Tuesday, November 5, 2013

How to Get Good Credit

Just about everyone wants to know how to get good credit, unless they are of the opinion that they do not need credit. One radio personality is currently selling his secrets for living without credit. He claims that his credit score is zero, because he has never used credit. This may be great for him. Apparently he has always had enough cash to pay for what he needs or wants. The average person is not so lucky. Whether you currently have a poor credit history or no credit history at all, then there are certain things you can do to create a credit history, improve a poor credit history and correct errors in your credit history. You can learn how to get good credit.

The first step for anyone learning how to get good credit is to view the information stored on their credit reports. Because of a recently enacted law, the three major credit bureaus (Experian, Equifax, and TransUnion) created a website (www.annualcreditreport.com) where you can view and print your credit reports. Be sure to spell it correctly or you may end up at an impostor site selling information about how to get good credit or improve poor credit. Even the credit bureaus will try to get you to sign up for newsletters offering advice about how to get good credit and what to do if you have poor credit. Check the report for inaccurate information. This could be a problem whether you have no credit or poor credit. Check the report for obsolete or outdated negative items. This will only be a problem if you have a poor credit history. Check the report for unverifiable information. This is a gray area for people with poor credit or negative items on their credit reports. Unverifiable simply means that if you dispute the information, the credit bureau cannot verify it; which brings us to disputes.

If you have no credit history, then you will have nothing to dispute. If you have a poor credit history, then you may have a lot to dispute. Most books, credit repair kits and companies which offer services related to credit repair issues focus on disputes. If you want to learn how to get good credit and you have negative items on your credit report, then you must learn how to dispute these items, negotiate with the creditors that reported the items or hire a professional to do it for you. Disputing information is a relatively simple process, but it can be frustrating and time-consuming. The consumer credit section of the Federal Trade Commission's official website has a sample dispute letter which you can view and copy if you are trying the do it yourself approach. The FTC also offers advice about how to get good credit, but their advice about repairing poor credit is somewhat discouraging. Law firms that specialize in advising consumers about how to get good credit will take care of the letter writing for you. However, the credit bureaus will only communicate directly with you, so you will still be an active part of the process.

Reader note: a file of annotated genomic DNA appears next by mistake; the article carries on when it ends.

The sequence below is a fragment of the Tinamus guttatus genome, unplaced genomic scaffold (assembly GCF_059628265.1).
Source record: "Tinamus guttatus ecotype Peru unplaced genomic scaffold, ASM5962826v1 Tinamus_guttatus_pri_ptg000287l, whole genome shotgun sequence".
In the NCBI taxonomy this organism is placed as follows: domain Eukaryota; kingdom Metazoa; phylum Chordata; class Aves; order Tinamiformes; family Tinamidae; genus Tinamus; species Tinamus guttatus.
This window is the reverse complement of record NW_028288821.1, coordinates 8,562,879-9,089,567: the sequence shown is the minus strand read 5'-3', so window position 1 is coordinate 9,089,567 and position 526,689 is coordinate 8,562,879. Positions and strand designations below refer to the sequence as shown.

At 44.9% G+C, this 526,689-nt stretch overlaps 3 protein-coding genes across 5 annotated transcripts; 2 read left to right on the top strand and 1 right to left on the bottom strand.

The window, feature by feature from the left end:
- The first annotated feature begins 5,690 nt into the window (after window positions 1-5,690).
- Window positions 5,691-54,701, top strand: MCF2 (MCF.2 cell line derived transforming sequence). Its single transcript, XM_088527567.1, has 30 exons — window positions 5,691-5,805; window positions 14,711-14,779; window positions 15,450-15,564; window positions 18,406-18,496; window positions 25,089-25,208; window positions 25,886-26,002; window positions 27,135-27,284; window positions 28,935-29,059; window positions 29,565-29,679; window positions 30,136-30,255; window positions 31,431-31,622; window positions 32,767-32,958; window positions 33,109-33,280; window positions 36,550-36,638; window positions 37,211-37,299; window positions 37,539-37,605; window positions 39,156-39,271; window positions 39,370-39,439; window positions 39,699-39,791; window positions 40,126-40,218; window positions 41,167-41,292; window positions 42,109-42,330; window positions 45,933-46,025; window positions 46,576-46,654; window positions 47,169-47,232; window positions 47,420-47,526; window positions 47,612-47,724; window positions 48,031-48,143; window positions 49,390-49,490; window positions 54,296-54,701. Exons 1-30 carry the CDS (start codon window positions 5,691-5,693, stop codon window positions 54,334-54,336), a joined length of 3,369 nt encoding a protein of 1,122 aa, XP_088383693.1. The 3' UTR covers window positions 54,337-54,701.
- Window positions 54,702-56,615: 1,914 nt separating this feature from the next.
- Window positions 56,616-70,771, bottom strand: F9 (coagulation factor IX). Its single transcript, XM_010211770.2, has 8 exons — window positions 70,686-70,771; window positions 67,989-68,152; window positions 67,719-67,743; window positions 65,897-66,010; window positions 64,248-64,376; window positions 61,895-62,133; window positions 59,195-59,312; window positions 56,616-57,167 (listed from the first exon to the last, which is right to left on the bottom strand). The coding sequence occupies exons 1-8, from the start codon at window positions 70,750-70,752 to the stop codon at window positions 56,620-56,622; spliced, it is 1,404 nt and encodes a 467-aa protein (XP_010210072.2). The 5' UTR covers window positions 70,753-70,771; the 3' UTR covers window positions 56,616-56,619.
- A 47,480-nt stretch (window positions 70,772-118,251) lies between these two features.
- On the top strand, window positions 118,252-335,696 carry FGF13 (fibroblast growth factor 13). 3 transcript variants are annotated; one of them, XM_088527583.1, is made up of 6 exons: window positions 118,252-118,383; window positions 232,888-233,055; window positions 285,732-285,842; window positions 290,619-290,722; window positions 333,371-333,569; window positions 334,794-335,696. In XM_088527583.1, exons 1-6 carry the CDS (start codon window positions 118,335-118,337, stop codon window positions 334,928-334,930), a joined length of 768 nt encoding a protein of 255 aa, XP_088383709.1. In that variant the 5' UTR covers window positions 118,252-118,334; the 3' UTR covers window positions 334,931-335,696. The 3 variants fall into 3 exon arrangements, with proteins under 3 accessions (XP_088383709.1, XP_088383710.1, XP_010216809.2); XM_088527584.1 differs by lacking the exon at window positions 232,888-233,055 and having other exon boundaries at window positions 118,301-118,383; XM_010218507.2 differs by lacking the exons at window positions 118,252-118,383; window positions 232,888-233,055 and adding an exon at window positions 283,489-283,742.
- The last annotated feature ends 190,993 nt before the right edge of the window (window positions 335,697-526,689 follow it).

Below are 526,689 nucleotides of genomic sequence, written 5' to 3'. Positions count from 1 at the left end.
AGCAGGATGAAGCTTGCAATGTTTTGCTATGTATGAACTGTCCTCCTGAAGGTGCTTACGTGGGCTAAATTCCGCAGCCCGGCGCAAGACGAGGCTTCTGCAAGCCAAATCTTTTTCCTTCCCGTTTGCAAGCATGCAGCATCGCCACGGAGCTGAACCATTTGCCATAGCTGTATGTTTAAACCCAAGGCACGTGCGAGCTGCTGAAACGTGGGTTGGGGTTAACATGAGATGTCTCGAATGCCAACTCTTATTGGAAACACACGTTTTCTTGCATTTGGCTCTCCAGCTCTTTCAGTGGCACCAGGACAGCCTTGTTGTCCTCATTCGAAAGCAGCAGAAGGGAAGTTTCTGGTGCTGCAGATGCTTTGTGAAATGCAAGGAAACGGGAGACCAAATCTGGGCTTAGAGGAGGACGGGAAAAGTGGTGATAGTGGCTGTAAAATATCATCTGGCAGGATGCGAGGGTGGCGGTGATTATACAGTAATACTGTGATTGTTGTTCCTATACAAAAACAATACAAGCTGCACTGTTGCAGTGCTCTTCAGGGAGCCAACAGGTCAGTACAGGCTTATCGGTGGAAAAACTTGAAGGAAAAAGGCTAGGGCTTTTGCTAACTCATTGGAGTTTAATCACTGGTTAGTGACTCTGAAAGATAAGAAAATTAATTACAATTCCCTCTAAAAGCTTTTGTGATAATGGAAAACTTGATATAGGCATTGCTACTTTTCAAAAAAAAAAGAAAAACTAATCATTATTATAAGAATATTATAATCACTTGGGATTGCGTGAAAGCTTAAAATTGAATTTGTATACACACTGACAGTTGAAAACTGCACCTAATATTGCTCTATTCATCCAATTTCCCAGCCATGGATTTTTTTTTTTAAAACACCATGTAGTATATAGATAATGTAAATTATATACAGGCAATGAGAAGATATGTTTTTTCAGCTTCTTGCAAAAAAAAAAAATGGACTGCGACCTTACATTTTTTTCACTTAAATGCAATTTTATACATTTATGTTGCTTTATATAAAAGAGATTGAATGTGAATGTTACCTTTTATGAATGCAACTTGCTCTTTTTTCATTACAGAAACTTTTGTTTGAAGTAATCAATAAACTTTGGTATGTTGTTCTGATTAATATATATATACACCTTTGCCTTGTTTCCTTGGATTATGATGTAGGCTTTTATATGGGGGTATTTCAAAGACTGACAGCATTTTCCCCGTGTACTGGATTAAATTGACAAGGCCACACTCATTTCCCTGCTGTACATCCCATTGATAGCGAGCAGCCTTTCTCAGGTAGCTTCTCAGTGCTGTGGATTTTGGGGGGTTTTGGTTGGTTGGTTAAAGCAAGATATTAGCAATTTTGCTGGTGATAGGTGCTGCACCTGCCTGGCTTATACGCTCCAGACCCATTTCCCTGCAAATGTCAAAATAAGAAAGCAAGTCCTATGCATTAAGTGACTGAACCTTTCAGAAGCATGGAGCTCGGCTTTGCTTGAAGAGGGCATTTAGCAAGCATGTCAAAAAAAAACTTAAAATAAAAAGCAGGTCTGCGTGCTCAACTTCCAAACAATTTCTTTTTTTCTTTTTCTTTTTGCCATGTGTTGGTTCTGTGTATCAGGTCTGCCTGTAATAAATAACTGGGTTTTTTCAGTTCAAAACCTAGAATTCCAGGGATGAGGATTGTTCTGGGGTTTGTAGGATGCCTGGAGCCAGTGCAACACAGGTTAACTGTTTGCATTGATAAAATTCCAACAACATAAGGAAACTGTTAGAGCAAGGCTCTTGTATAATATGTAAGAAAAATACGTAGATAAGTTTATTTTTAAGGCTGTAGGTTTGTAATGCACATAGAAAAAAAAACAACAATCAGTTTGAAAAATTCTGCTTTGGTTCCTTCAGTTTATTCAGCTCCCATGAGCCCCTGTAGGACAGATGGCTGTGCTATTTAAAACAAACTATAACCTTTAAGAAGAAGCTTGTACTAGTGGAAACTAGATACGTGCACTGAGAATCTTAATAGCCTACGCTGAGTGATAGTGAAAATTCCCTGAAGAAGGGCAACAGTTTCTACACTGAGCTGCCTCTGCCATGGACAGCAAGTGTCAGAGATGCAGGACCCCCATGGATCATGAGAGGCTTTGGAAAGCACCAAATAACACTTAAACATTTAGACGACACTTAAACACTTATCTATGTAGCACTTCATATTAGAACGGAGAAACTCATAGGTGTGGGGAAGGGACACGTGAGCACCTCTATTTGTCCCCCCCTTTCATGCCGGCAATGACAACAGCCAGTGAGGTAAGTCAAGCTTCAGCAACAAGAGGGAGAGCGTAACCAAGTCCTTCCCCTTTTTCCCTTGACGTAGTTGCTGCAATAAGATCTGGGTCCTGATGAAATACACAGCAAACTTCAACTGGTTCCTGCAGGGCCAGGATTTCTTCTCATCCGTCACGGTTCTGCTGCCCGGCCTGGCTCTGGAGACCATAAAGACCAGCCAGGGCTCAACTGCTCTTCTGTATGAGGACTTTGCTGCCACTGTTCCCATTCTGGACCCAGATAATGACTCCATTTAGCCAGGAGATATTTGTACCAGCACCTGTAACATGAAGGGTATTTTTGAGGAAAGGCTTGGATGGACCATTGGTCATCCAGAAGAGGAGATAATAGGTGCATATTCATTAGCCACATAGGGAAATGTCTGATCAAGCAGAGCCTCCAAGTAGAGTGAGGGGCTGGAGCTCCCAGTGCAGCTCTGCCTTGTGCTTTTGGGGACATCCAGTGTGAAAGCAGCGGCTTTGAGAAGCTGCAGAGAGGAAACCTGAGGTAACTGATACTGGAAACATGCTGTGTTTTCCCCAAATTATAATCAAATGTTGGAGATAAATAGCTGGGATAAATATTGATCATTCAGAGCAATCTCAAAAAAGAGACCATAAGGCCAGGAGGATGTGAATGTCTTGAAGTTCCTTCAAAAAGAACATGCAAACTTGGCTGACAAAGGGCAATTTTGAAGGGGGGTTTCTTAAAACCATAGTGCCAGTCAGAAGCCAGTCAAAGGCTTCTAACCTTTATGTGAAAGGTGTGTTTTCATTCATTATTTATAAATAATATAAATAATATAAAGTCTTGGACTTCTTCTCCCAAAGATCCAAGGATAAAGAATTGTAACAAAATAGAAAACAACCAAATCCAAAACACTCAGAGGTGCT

Whether you have no credit history or poor credit history, applying for numerous credit cards is not the answer to how to get good credit; simply applying for a credit card or loan means allowing the lender to view the information on your credit report. This is called an inquiry. Multiple inquiries will lower your credit score. People who are trying to learn how to get good credit may not realize that banks which offer secured credit cards (those which are secured by a savings account, with a credit limit equal to the balance in the savings account) report payment history to the credit bureaus. If you have no credit or poor credit, a good starting point for establishing good credit is a secured credit card. Open a savings account and use the card occasionally for purchases, but do not charge up to the maximum limit. One factor used to determine a person's credit score is the amount of available credit or the difference between the average monthly balance on their credit card and the credit limit.

If you have no credit and you are trying to learn how to get good credit, you will need to open a checking account and maintain it properly. Try to maintain the minimum monthly balance, try to open a savings account at the same bank and get a secured credit card through the same bank. In this way, you establish a relationship with the bank, a good credit history with the bank and a good credit history in general, as long as you pay your bills on time.

Another way to establish good credit, whether you have poor credit or no credit is to be listed as a co-applicant. If you are young, your parents may be willing to open an account and list you as a co-applicant or you may have a friend or another family member who is willing to list your name as a secondary cardholder. You want to make sure that the person who helps you already knows how to get good credit and knows how to keep good credit. If they have a poor credit history, then they cannot help you.

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